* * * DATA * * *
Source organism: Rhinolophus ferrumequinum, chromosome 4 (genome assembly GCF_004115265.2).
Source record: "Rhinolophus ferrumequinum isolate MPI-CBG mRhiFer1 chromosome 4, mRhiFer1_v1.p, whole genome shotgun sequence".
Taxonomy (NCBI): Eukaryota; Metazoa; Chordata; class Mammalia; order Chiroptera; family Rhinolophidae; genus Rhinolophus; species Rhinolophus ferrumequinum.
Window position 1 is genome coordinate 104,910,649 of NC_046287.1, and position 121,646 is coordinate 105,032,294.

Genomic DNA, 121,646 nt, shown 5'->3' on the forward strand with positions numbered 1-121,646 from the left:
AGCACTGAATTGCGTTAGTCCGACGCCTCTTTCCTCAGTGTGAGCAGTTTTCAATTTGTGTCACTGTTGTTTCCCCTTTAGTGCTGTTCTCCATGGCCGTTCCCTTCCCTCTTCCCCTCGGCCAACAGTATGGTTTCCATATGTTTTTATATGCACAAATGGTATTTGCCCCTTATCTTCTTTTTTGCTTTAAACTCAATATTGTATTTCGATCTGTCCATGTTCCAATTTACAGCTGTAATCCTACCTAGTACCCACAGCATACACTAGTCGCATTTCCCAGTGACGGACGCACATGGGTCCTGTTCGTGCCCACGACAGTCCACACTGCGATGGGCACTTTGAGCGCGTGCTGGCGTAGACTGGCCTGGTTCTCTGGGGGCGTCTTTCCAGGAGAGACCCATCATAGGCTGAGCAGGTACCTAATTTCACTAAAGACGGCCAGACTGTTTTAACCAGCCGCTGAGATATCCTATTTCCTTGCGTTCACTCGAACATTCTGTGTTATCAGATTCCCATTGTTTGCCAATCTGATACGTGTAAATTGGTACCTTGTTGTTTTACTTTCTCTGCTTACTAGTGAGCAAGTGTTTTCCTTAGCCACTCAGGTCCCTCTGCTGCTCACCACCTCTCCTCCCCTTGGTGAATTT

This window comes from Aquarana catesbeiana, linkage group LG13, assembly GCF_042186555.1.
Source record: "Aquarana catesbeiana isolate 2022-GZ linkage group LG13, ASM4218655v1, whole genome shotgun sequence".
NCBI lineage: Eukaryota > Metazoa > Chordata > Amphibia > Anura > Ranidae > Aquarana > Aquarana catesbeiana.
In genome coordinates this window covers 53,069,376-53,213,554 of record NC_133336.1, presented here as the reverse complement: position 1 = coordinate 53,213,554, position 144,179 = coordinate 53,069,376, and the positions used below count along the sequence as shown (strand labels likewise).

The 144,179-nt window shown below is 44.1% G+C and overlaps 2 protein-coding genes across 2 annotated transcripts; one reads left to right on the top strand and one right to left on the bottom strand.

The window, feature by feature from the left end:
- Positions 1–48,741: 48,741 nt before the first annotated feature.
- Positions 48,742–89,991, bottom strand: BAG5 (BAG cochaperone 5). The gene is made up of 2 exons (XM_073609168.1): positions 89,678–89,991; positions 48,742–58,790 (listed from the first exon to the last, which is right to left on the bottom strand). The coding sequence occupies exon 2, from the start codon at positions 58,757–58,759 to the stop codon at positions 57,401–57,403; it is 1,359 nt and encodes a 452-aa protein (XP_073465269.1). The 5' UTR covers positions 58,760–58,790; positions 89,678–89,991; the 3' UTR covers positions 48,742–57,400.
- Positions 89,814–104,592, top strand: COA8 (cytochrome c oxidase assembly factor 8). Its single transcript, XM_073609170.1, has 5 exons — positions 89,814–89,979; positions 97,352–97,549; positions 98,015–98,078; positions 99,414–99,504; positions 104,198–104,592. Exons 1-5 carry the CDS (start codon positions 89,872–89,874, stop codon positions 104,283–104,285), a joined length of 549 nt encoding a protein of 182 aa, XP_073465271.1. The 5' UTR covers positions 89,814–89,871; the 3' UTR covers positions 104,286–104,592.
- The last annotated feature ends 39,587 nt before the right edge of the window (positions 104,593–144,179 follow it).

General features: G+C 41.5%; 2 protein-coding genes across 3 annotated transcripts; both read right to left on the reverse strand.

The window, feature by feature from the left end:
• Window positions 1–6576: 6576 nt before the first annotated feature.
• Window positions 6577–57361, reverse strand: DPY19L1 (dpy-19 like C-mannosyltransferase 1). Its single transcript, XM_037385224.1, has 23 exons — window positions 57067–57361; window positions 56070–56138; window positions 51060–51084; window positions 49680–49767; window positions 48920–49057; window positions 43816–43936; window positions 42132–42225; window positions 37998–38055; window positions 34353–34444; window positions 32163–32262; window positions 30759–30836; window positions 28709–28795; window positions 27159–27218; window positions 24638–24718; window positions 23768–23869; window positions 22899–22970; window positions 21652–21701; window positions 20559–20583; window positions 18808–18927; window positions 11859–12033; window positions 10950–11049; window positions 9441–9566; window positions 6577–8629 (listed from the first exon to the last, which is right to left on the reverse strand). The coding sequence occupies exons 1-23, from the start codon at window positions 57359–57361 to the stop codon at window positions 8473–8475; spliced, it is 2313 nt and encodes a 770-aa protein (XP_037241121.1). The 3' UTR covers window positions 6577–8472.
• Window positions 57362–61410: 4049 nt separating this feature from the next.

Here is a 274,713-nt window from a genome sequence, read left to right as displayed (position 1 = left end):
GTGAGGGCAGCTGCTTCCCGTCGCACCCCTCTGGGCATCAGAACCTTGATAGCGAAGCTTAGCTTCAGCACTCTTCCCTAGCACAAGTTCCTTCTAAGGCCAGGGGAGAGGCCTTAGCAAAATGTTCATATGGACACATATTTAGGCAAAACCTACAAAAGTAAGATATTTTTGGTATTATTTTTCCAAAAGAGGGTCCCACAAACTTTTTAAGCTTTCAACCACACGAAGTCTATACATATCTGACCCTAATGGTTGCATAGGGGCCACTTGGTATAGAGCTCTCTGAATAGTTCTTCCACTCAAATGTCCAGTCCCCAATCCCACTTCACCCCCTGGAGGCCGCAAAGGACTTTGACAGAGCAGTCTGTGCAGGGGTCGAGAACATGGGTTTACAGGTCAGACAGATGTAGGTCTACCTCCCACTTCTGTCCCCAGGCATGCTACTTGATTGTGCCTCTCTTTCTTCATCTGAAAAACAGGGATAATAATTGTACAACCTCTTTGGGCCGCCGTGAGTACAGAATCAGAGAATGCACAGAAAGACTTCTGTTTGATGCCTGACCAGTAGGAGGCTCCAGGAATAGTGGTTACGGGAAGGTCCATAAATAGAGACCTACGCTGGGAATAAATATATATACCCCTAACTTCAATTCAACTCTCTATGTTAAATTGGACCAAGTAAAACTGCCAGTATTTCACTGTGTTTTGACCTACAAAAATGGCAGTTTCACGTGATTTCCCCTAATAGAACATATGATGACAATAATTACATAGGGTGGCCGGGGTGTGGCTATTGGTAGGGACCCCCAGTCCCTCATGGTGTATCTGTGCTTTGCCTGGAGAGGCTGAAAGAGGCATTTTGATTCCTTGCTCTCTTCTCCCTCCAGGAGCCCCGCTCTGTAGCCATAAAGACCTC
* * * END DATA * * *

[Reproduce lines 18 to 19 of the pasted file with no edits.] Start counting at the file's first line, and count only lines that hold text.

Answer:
The window, feature by feature from the left end:
• Window positions 1–6576: 6576 nt before the first annotated feature.